By ex-Torquay United manager Kevin Nicholson
It’s never nice to see clubs going through the financial difficulties Hartlepool United and Chester are experiencing now.
While the long-term is a big concern, the impact it can have on the players here and now can’t be underestimated.
It’s a horrible situation to be in as a fan, a player and a manager as I know from first-hand experience both as a player and when I was manager at Torquay United under some very challenging circumstances.
At Torquay we had a theory of ‘Next Practice’. By that we meant you’d only ever concentrate on the next thing you could affect. If you could live by it, then it’s a fantastic way of doing things. It makes the situation so much easier to handle.
You’d be naïve to think that players who are going home wondering if they’re going to get paid at the end of the month can just stick to it, so it’s a tough balance.
As manager you can make sure you give them the information they need that they’re going to be paid and their families are going to be fine, but the only way they’re only ever going to get through it is to win games and come out the other side.
I had players who would directly approach me and say, ‘I am genuinely worried, I can’t afford to not get paid this month’. We’re not talking about guys who have thousands stored away in the bank. They are Non-League players who, like many people, are hand to mouth.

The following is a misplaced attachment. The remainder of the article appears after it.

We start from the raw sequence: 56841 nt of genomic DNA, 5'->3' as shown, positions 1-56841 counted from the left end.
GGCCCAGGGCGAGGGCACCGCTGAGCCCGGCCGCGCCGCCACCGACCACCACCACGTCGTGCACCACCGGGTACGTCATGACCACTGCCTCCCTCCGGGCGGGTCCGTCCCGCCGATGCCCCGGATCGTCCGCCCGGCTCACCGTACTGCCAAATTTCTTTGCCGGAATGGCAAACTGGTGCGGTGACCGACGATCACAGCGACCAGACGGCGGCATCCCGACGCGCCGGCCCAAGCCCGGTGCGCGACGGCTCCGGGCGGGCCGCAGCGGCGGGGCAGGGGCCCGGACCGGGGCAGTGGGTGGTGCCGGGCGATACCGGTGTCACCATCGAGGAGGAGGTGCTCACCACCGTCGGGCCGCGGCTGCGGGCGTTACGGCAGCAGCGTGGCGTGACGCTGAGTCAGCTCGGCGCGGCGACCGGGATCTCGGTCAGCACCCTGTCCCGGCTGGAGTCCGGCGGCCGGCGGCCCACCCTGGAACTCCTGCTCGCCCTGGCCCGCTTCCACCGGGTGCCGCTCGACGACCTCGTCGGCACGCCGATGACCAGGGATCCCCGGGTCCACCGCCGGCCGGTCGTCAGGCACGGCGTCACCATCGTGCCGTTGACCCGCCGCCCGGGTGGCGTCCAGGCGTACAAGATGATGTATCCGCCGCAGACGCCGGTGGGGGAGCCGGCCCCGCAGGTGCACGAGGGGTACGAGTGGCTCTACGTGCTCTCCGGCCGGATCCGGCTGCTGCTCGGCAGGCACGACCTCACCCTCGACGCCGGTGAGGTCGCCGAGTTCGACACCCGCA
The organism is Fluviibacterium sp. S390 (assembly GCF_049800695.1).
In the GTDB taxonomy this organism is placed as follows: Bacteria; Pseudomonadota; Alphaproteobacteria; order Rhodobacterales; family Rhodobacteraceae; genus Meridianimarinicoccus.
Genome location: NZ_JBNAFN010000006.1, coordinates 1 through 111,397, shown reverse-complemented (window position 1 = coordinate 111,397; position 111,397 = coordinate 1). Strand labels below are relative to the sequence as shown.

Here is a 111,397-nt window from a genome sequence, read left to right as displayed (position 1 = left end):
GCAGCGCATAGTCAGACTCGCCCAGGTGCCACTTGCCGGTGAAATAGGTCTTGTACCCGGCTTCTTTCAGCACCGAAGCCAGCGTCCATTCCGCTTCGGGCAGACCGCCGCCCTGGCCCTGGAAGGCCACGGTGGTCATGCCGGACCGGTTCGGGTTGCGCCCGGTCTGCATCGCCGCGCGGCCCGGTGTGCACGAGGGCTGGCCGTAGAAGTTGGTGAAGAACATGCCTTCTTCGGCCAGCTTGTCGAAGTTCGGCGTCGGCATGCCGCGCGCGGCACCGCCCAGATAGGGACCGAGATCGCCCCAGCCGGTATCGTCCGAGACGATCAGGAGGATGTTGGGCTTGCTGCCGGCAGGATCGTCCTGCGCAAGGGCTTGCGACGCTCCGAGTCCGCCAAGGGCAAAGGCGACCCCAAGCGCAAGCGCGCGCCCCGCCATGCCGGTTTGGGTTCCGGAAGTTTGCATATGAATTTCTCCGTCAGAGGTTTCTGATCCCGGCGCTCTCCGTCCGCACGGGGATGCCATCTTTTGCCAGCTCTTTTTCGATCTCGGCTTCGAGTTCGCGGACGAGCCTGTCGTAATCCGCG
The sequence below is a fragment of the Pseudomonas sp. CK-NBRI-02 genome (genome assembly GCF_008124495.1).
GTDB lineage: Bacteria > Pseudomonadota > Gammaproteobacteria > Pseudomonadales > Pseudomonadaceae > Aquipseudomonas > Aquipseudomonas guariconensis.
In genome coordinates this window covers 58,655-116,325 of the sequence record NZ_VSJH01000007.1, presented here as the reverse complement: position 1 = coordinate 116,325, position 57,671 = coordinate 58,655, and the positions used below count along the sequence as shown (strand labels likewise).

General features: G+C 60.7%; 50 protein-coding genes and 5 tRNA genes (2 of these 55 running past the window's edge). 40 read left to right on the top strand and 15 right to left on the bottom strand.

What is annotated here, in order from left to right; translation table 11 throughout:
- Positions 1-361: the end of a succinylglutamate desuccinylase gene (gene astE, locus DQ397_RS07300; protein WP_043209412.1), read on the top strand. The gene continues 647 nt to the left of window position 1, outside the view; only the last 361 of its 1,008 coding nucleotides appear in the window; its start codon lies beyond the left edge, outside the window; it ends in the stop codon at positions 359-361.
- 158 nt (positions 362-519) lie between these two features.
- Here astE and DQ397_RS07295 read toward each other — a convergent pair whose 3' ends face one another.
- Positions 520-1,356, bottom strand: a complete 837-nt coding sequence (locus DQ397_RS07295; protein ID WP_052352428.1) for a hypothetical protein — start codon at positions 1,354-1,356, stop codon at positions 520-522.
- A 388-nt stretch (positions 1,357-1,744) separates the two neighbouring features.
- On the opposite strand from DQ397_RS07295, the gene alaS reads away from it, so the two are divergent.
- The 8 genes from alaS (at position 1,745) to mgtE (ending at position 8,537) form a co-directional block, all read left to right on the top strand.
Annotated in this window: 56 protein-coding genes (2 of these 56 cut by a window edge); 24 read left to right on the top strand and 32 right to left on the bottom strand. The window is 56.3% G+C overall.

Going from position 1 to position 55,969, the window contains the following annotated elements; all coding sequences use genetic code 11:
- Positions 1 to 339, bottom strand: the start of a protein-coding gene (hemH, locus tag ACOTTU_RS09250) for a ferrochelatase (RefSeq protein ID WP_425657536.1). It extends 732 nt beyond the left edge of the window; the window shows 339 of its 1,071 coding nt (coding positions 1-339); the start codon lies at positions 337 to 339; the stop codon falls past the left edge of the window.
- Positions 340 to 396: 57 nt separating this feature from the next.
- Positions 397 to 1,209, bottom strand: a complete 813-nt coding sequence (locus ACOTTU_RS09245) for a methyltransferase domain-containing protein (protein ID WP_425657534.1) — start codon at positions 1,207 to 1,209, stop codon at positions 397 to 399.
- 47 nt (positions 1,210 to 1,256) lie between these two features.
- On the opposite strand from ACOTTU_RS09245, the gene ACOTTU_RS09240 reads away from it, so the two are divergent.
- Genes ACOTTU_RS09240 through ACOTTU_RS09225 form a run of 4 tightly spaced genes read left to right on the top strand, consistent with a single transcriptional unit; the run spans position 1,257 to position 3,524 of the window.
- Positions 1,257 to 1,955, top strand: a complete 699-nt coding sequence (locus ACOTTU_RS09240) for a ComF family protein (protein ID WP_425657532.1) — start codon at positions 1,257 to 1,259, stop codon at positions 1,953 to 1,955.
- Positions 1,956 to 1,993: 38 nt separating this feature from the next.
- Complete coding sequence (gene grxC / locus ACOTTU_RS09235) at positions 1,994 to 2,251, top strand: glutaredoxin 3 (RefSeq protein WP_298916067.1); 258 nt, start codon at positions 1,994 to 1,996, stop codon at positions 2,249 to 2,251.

I would give them all the information I had but always said to them, ‘The only thing you can worry about is your performance, how you prepare, how you keep your standards up’.
In these situations it’s inevitable the vultures will start circling for the players. If he can keep his standards up and keep winning games, he’s not going to have a problem finding his next employment.
At Torquay last season administration was a realistic possibility. You could pick up on the mood, hear the players talking forward.
Times like that can define you as a manager and a player. If you can get through it and keep your standards high then your reputation will grow as someone who can deal with that pressure.
Unfortunately I experienced it lots as a player. I signed for Notts County when big investment was supposed to be coming in. They were going to put £8million in, we were going to get a new training ground and we went away to Italy for a pre-season tour, which was unheard of. Everything looked great. A month later we were in administration and stayed in it pretty much the entire time I was there for the next two-and-a-half seasons.
We didn’t get paid at times, we certainly didn’t get appearance money or bonuses until way down the line. We managed to stay up a couple of seasons running but eventually it caught up with the club and they got relegated down to League Two.
I left there and went to Scarborough. For the first year everything was pretty solid. They’d just had Chelsea in the FA Cup and things were well run and organised.
The following year they were liquidated. Now they are a phoenix club on the way back up the Pyramid. Steve Kittrick is doing an excellent job as manager, they are right up there in the EVO-STIK North, they’ve got a new stadium with 3G pitch – in a place like Scarborough that’s fantastic for the community and it will give the team a solid foundation – and some of the old players like Michael Coulson have come back.
He was a youngster coming through when I was there. He went on and had a fantastic career and now he’s returned, which is a fantastic story.